Premiers want more funds for health, infrastructure from Ottawa

Canada's provincial and territorial premiers say there is a fiscal imbalance between Ottawa and the provinces and it's time the prime minister re-examined their fiscal arrangements.
P.E.I. Premier Robert Ghiz, who is the host of this year's Council of the Federation meeting in Charlottetown, says the premiers agree the fiscal arrangement between Ottawa and the provinces needs to be re-examined. (Andrew Vaughan/Canadian Press)

Canada's provincial and territorial premiers say there is a fiscal imbalance between Ottawa and the provinces, despite assertions to the contrary by the federal government, and it's time the prime minister re-examined the country's fiscal arrangements.

P.E.I. Premier Robert Ghiz, who is the host of the Council of the Federation this week, said all the premiers agree the federal government should increase its share of funding for health and infrastructure.

Ghiz pointed to a report by the Conference Board of Canada, which the premiers commissioned last year, showing the federal government is balancing its budget on the back of the provinces.

While the federal government is contributing to health care funding, Ghiz said it simply isn't keeping pace with changing demographics and an aging population — all of which will have an impact on the provinces.

"Under all scenarios examined by the Conference Board, the federal government continues to record growing budgetary surpluses while provincial-territorial governments will face increasing challenges to achieve fiscal balance while providing essential programs and services to Canadians," Ghiz said in a statement.

A spokesperson for Health Minister Rona Ambrose said the government is providing the provinces and territories with record funding for health care.

The federal government has guaranteed the provinces an annual 6-per-cent increase in health care funding until 2016-17. After that, increases will be tied to growth in nominal gross domestic product, a measure of GDP plus inflation — but is guaranteed to be at least 3 per cent.

The provinces want the government to increase its share funding to deal with an aging population and crumbling roads.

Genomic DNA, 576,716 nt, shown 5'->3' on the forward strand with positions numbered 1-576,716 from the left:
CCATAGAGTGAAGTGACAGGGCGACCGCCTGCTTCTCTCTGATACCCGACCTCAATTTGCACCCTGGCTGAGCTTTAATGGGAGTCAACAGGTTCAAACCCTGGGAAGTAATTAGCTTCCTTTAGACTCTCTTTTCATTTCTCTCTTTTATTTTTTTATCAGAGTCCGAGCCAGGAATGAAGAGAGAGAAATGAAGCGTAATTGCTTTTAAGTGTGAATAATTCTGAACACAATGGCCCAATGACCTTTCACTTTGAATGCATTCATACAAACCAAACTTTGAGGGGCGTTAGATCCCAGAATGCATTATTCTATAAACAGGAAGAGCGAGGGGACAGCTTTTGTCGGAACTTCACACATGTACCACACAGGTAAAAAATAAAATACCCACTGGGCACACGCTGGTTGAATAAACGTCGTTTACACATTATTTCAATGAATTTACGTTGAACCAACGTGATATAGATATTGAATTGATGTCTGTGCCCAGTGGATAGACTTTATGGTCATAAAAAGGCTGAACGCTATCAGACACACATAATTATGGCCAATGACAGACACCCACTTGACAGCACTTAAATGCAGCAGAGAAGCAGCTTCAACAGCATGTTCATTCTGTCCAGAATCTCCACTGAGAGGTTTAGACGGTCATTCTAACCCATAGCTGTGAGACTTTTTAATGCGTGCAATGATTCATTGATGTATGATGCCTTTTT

"Premiers agreed that fiscal arrangements must be re-examined... and encouraged the prime minister to work with them on this important priority." 

'Reliable' infrastructure

Ontario Premier Kathleen Wynne said the federal government has made the fiscal imbalance worse.

"I think it's deteriorating and I think all the provinces are feeling that, in different ways, and we believe there needs to be an improvement of that equilibrium."

She dismissed suggestions the Ontario government isn't managing its finances, saying, "we have been very clear that eliminating our deficit and balancing our budget by 2017-18 has to happen."

"It's as important as making the investments that are necessary."

Wynne said while the premiers agree the federal government's 10-year, $53-billion Building Canada Plan is a step in the right direction, Ottawa needs to do more.

"Having reliable, predictable, resilient investment in infrastructure is very important for the country and every province has got needs."

The premiers said they haven't costed out their demands yet.

Interprovincial trade, apprenticeships

B.C. Premier Christy Clark, Saskatchewan Premier Brad Wall and Alberta's Dave Hancock also announced they're going to take a look at the New West Partnership to see if regulations are preventing trade opportunities.
British Columbia Premier Christy Clark, along with the premiers of Saskatchewan and Alberta, said they'll review regulations to try to knock down more trade barriers between their provinces. (Andrew Vaughan/Canadian Press)
​Wall said, for example, that if a company wants to make first aid kits for Canada, that business would have to satisfy 10 different sets of regulations as to what might constitute a first aid kit.

"So this seems dumb and I think at the heart of improving trade issues is trying to remove dumb from the economy," Wall said.

Clark said all of the provinces have room to improve trade, but pointed to the federal government, too, and said she wants to help it understand all the things it can do to increase trade.

"We know that trade barriers kill jobs. We know that red tape gets in the way of putting people to work across the country. And it doesn't make any sense to any of us that we should be putting artificial barriers in the way of creating jobs, because a job that's created in Saskatchewan is also of benefit to people who live in P.E.I.," she said.

Hancock and Nova Scotia Premier Stephen McNeil agreed to harmonize the rules for workers who enrol in apprenticeships.

The agreement would ensure training and work experience hours are transferable between the provinces, and in the long term would fill the provinces' skilled-trade needs.

"It's my hope that we will see this kind of arrangement across the entire country so that young Canadians will get an opportunity, regardless of where they happen to find a job, we will give them credit for the hours and the education that they've earned," McNeil said.

The premiers, just like the Fathers of Confederation 150 years ago, posed on the steps of Government House (also known locally as Fanningbank) in Charlottetown.


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